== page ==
If we add one-third increase of freight when the road is made, then we have an amount of tonnage as large as several roads of about the same length that are paying six percent on over three hundred thousand dollars capital stock. I believe there is not a doubt that this road, as a paying investment, will be good stock, and that it will be made within two years, I am equally sure. It is for the citizens of Chambersburg to determine by their action, within the next six weeks, whether they will have the point of connection at their place.
(Column 01)Summary: This announcement invites local residents to join in decorating the graves of the dead from the Civil War.
(Names in announcement: F. S. Stumbaugh)Full Text of Article:[No Title]
Saturday, the 30th day of May, 1868, having been designated for the purpose of strewing with flowers or otherwise decorating the graves of comrades who died in defence of their country during the late rebellion, all soldiers and sailors in the borough of Chambersburg and surrounding country, are cordially and earnestly invited to attend and participate in this patriotic ceremony, and also to attend a meeting of soldiers and sailors to be held in the Court House, Wednesday, evening, 27th inst., at 7 1/2 o'clock, for the purpose of making arrangements for such fitting services and testimonials of respect for our heroic dead, as may be deemed proper.
On Saturday, the 30th inst., at 7 o'clock, A.M., all soldiers and sailors desiring to participate will meet at the Court House, when they will be immediately formed, and headed by a band, will proceed to the cemetery and other grave yards, where the ceremonies will be had.
May we not hope that our patriotic ladies who so constantly cheered the braves while in the field, to greater deeds of valor, will not lend a helping hand, to garland the passionless mounds above our deceased comrades with the choicest flowers of Spring time. Join us then, soldiers, sailors and ladies, in doing homage to those of the Nation's defenders, who are no more.
F. S. STUMBAUGH, P. C.
P. S. - Sheriff Doebler has kindly tendered his office room in the Court House, to be used as a depository for such bouquets and flowers as the ladies may see proper to furnish. F.S.S.
(Column 02)Summary: J. Madison Bell, the African American poet and orator from California, will give readings and recitations of original poems on June 1st in Repository Hall. The paper urges all persons of "taste and intelligence" to attend. Bell arrived in town unannounced last week and gave a thinly attended lecture, but followed up with an hour devoted to reading and recitation to a packed house. Chambersburg's "best citizens" invited him to give a repeat performance. "Mr. Bell is a polished scholar, a refined and elegant gentleman, whose labor is given to the amelioration of his race. His oratory is natural and impressive, his voice musical and full, and his poems are the production of a mature cultivated intellect, guided and directed by a philanthropic heart."To Farmers and Horse Dealers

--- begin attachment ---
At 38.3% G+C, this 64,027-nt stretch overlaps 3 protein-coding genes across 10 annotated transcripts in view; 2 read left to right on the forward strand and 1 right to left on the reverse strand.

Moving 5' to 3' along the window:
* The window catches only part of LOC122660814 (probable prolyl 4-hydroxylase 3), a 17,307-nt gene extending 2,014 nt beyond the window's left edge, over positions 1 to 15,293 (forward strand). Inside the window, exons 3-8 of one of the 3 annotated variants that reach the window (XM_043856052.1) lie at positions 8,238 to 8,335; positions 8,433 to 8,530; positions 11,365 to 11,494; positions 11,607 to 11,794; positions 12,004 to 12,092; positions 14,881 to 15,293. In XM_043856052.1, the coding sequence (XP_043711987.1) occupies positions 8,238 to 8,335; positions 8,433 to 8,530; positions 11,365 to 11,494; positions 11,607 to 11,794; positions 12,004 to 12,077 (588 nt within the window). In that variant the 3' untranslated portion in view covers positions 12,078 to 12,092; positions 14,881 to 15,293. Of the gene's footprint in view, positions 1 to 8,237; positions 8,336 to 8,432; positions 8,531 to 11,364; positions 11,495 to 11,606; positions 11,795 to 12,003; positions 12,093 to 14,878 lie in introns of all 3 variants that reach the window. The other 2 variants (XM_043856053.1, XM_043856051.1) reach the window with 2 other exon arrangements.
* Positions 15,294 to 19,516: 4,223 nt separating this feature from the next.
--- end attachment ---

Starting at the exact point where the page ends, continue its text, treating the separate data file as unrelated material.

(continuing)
(Column 02)Summary: Frank Miller, Chambersburg agent for the Great Western Insurance Company, recently reimbursed Dr. Suesserott for the death of a valuable horse which he had insured. Interested persons can purchase insurance from Miller or G. J. Balsley.Report of the Chambersburg Building Association
(Names in announcement: Frank Miller, Dr. Suesserott, G. J. Balsley)
(Column 02)Summary: This is a report of the Chambersburg Building Association, detailing its expenditures and assets.
Full Text of Article:Supreme Court
Report of the Chambersburg Building Association, from November 25th, 1867, to May 18th, 1868, six months:Receipts for entrance fee $125.00 Receipts for transfer fee 18.00 Receipts for dues 6,443.85 Receipts for premium on forfeited shares 3.42 Receipts for interest 127.80 Receipts for fines 39.45 Receipts for premiums 2,442.25 Total 9,499.97 By amount paid Secretary 56.25 By amount paid Secretary Attorney 25.00 By amount paid Secretary for printing 59.75 By amount paid Secretary fitting up room 22.07 By amount paid Secretary recording charter 4.25 By amount paid Secretary 37 shares in full 9,250.00 Balance in hands of Treasurer 82.65 Total $9,299.97 Assets over liabilities $9,411.80 Amount paid on each share 13.00 Present value of each share 18.82
(Column 02)Summary: The following cases from Franklin County were decided in the Supreme Court: Helser vs. M'Grath, affirmed; Ritter vs. Downey, affirmed and appeal dismissed at cost of appellants; Wickey vs. Eyster, affirmed; Hetrick vs. Smith, affirmed; Hughes vs. Oaks, affirmed; Cumberland Valley Railroad Company vs. M'Lanahan, reversed and venire de noco awarded; Schlosser vs. Sollenberger, reversed; Knepper vs. Kurtz, affirmed.I. O. O. F.
(Column 02)Summary: Dr. Edmund Culbertson of Columbus Lodge No. 75 of Chambersburg was elected District Deputy of the county at a meeting of the Lodges of Odd Fellows of Franklin County.Entertainment
(Names in announcement: Dr. Edmund Culbertson)
(Column 02)Summary: C. B. Howard, "a talented and popular young tragedian" will perform in Repository Hall.Married
(Column 03)Summary: James Murray and Miss Elizabeth Gosshorn, both of Franklin, were married at Shade Gap on May 21st by the Rev. W. C. Kuhn.
(Names in announcement: James Murray, Elizabeth Gosshorn, Rev. W. C. Kuhn)